“Competency claims can raise issues of both procedural and substantive due process.” Beck v. Angelone, 261 F.3d 377, 387 (4th Cir.2001); see also Vogt v. United States, 88 F.3d 587, 590-91 (8th Cir.1996) (noting that the “substantive” competency principle “prohibits the trial and conviction of a defendant who is mentally incompetent,” while the “procedural” competency principle requires a hearing to be held upon reasonable doubt of competency, thereby “ensur[ing] that the substantive competency principle is not violated” (internal quotation marks omitted)). An allegation that the district court erred by failing to order a competency hearing is a “procedural competency claim.” Beck, 261 F.3d at 387. An allegation, on the other hand, that the defendant was convicted or sentenced while legally incompetent is a “substantive competency claim.” Id.
Congress has established a statutory framework to protect legally incompetent defendants from due process violations. See 18 U.S.C.A. § 4241 et seq. (West 2000). General contends that the district court denied him procedural due process by violating the protections established in this statutory framework when the district court accepted his guilty plea without sua sponte ordering a competency hearing and proceeded with his sentencing hearing without granting General's motion for a competency hearing and for further mental evaluations.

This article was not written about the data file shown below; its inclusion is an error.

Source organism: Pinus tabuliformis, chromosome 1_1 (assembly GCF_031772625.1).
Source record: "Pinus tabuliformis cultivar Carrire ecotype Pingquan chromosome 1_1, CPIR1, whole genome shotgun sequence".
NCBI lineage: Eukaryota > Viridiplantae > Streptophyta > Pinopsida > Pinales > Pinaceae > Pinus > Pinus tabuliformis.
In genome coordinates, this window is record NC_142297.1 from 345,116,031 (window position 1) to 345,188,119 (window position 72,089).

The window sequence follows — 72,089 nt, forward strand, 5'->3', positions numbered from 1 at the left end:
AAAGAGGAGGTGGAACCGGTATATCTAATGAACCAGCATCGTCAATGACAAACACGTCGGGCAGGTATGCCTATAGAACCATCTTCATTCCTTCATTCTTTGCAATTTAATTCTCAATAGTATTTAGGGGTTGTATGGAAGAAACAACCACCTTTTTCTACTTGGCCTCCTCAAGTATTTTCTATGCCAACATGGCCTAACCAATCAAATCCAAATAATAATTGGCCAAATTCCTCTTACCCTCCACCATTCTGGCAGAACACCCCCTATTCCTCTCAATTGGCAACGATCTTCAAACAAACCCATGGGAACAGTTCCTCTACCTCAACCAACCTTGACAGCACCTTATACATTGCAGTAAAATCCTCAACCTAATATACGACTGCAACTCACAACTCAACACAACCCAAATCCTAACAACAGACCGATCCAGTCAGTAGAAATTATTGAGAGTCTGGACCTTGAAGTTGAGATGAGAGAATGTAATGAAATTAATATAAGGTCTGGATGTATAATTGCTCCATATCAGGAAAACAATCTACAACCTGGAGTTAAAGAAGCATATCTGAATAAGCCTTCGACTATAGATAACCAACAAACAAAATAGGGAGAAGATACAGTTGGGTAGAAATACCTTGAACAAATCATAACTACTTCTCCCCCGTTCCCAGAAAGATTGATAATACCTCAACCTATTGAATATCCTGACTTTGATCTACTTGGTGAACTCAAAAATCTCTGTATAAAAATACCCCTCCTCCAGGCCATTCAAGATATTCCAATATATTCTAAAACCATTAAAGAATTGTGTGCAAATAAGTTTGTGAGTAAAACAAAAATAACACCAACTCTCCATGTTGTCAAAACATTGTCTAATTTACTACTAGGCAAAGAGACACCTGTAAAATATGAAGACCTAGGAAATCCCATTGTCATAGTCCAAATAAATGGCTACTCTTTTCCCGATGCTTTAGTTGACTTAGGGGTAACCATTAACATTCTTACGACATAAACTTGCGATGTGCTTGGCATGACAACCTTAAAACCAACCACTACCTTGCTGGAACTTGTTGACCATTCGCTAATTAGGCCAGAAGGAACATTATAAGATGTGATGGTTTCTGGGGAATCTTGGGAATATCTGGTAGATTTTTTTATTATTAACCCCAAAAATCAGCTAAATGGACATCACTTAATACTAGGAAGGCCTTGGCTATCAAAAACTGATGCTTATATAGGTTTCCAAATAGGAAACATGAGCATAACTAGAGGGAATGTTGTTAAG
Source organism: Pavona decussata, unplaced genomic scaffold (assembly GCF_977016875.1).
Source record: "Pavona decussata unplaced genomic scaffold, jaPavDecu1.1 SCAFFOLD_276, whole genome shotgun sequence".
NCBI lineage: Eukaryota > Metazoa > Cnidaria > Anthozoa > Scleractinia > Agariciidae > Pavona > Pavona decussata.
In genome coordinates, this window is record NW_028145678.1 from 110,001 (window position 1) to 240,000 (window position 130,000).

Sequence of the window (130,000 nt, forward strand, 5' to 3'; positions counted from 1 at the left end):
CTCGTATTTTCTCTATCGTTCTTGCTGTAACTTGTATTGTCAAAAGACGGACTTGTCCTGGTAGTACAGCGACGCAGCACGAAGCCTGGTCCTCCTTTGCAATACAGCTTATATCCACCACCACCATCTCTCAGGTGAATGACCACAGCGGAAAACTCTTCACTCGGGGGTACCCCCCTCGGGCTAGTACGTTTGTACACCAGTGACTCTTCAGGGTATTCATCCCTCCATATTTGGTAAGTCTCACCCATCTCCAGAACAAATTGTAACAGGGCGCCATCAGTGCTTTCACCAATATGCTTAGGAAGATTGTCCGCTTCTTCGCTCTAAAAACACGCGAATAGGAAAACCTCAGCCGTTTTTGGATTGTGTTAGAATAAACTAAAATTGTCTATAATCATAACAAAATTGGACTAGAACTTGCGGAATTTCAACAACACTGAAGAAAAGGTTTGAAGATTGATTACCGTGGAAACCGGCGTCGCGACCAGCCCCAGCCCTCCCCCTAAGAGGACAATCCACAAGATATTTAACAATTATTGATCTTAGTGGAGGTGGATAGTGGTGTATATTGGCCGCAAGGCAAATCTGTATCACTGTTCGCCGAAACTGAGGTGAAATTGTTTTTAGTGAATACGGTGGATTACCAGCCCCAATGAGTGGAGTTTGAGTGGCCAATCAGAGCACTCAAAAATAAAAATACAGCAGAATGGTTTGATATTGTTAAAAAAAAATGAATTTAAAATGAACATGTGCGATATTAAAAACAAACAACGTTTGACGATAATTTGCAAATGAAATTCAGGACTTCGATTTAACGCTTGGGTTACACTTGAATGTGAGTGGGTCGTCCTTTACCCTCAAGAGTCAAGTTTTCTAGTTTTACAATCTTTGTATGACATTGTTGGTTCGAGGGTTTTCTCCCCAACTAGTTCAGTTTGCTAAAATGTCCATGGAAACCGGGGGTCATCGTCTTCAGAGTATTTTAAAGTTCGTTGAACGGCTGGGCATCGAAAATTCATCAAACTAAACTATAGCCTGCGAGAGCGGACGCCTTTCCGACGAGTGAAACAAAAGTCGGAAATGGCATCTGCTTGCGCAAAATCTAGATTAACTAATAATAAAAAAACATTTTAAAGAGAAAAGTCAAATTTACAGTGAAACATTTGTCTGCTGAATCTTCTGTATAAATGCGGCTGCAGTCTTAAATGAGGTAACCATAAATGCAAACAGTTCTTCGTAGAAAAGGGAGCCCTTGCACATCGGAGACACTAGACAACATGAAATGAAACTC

We address General's challenge to his guilty plea hearing and then turn to his sentencing hearing.
Section 4241 protects defendants from being convicted while legally incompetent by establishing that “[t]he district court must sua sponte order a competency hearing if reasonable cause [to question the defendant's competency] is demonstrated.” Mason, 52 F.3d at 1289; 18 U.S.C.A. § 4241. Whether reasonable cause exists is a question left to the discretion of the district court. Id. “Under the abuse of discretion standard, this Court may not substitute its judgment for that of the district court; rather, we must determine whether the court's exercise of discretion, considering the law and the facts, was arbitrary or capricious.” Id.